Joseph & James Tawadros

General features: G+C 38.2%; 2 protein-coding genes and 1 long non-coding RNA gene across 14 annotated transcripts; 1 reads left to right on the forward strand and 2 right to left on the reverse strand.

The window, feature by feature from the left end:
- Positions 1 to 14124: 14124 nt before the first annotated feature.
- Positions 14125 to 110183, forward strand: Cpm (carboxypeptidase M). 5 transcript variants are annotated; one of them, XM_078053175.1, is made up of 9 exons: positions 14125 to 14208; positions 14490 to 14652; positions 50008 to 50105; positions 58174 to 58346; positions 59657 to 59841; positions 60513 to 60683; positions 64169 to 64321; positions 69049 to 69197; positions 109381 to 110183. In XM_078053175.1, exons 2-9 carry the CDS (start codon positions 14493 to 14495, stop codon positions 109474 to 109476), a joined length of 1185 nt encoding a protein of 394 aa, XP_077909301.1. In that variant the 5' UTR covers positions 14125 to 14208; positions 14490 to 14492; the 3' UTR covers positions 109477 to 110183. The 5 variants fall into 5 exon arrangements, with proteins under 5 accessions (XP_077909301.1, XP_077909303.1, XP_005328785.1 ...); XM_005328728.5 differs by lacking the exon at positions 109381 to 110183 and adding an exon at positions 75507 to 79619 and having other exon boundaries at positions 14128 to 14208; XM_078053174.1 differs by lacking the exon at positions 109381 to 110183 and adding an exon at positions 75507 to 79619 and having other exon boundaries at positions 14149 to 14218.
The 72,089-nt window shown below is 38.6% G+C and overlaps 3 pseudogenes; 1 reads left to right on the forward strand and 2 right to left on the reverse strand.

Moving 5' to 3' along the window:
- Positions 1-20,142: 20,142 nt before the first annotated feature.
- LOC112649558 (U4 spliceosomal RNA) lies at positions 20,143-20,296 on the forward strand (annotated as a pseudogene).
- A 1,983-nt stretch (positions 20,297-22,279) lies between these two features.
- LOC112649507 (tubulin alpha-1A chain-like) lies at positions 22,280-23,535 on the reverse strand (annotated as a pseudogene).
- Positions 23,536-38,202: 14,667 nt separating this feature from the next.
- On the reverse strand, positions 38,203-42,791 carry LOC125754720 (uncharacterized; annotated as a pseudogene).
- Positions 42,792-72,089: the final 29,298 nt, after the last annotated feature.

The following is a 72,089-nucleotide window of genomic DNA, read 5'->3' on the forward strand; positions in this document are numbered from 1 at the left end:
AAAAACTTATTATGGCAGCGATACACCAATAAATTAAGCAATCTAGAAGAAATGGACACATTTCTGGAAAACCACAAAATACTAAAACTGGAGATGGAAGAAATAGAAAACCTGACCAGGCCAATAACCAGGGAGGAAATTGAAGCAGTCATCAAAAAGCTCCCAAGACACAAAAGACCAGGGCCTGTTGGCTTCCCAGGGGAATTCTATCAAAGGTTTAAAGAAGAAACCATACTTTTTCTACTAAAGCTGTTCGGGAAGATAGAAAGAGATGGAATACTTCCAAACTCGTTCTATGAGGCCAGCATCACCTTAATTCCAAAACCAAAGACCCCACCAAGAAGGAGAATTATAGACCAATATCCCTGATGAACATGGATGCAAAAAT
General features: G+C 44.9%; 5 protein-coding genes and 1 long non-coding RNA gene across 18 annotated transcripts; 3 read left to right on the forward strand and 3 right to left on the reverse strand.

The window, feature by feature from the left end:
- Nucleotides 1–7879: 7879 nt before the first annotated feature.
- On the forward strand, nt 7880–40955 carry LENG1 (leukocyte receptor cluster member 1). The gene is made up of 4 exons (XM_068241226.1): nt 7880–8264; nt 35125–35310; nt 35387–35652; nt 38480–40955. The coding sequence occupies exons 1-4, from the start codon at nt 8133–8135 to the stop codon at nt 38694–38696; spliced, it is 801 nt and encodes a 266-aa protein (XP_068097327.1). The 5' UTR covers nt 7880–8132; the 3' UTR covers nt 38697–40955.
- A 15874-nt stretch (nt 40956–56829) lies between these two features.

JOSEPH TAWADROS b. Cairo, Egypt. 1983 At just 32 years of age, Joseph Tawadros (AM) has established himself as one of the world’s leading oud performers and composers. A virtuoso of amazing diversity and sensitivity, Joseph continues to appear in concert halls worldwide, dazzling audiences with his brilliant technique, passionate musicianship and his joyous style of performance. Always willing to push the boundaries and challenge traditional musical forms and rhythms, his efforts have led him to many unique collaborations. Truth Seekers, Lovers and Warriors (ABC Classics) is his 12th album, following on from Storyteller, Rouhani, Visions, Epiphany, Angel, The Prophet: Music Inspired by the Poetry of Kahlil Gibran, The Hour of Separation, Band of Brothers, Concerto of the Greater Sea, Chameleons of the White Shadow and Permission to Evaporate – the last three of which won Best World Music Album at the ARIA (Australian Recording Industry Association) Awards in 2012, 2013 and 2014 respectively: a rare industry hat-trick. A resident of Australia since 1986, Joseph has been responsible for expanding the Oud’s presence in mainstream western culture and has also been recognized in the Arab world, being invited to appear on the judging panel of the Damascus International Oud competition in 2009, and in Istanbul’s first Oud festival in 2010. Joseph has toured extensively, head lining in Europe, America, Asia and the Middle East, collaborating with artists such as Zakir Hussain, Sultan Khan, Béla Fleck, John Abercrombie, John Patitucci, Jack DeJohnette, Richard Bona, Roy Ayers, Jean-Louis Matinier, Ivry Gitlis, Camerata Salzburg, Christian Lindberg, Neil Finn, Lior, Katie Noonan, Richard Tognetti and the Australian Chamber Orchestra, and the Academy of Ancient Music, amongst others. He has also had guest appearances with the Sydney, Adelaide and West Australian Symphony Orchestras. In 2016, Tawadros performs at the Museum of Old and New Art (MONA, Tasmania), Perth International Arts Festival and Melbourne Recital Centre as part of ‘Band of Brothers’ with the Grigoryan brothers; a return to the National Folk Festival with his Trio and Quartet, and the Canberra International Music Festival; for Riverside Theatres and in regional Victoria. Joseph is the proud Member of the Order of Australia (2016). In 2014 Joseph was nominated for the Young Australian of the Year awards and was a part of the final 4 nominees for NSW, as well as receiving the Premier’s Medal for Arts and Culture in the same year. JAMES TAWADROS b. Sydney, Australia. 1989 At only 27 years of age, James Tawadros has already made a name for himself as a world-class percussionist and soloist. His main instrument is the req, a small hand-held tambourine, traditionally with skin covering and five pairs of cymbals. It is James’ unique innovative style and mastery of the req that has brought him great acclaim worldwide. His dexterity, rhythmic variety and virtuosity continue to amaze audiences. He has performed internationally with many celebrated artists and regularly accompanies his brother Joseph in concert. Some of his career highlights as soloist include orchestral tours with the Australian Chamber Orchestra and Camerata Salzburg, as well as a duet recording collaboration with legendary jazz drummer Jack DeJohnette (of Miles Davis fame) for the album The Hour of Separation which also featured jazz luminaries John Abercrombie and John Patitucci. In 2004, at just 15 years of age, James featured as youngest ever guest soloist with the ACO, and in 2006 took part in their national tour The Travellers, featuring the Tawadros brothers. He has performed with greats such as Béla Fleck, Richard Bona, Joey DeFrancesco, and Roy Ayers, to name a few. With his brother Joseph, he has also won three ARIA Awards for Best World Music Album, in 2012, 2013 and 2014. “If genius is partly exceeding all likelihood of a given potential, then James Tawadros was flirting with genius as he played the req, a small tambourine. He extracted an array of sounds, textures and rhythms to shame most kit-drummers.” – Sydney Morning Herald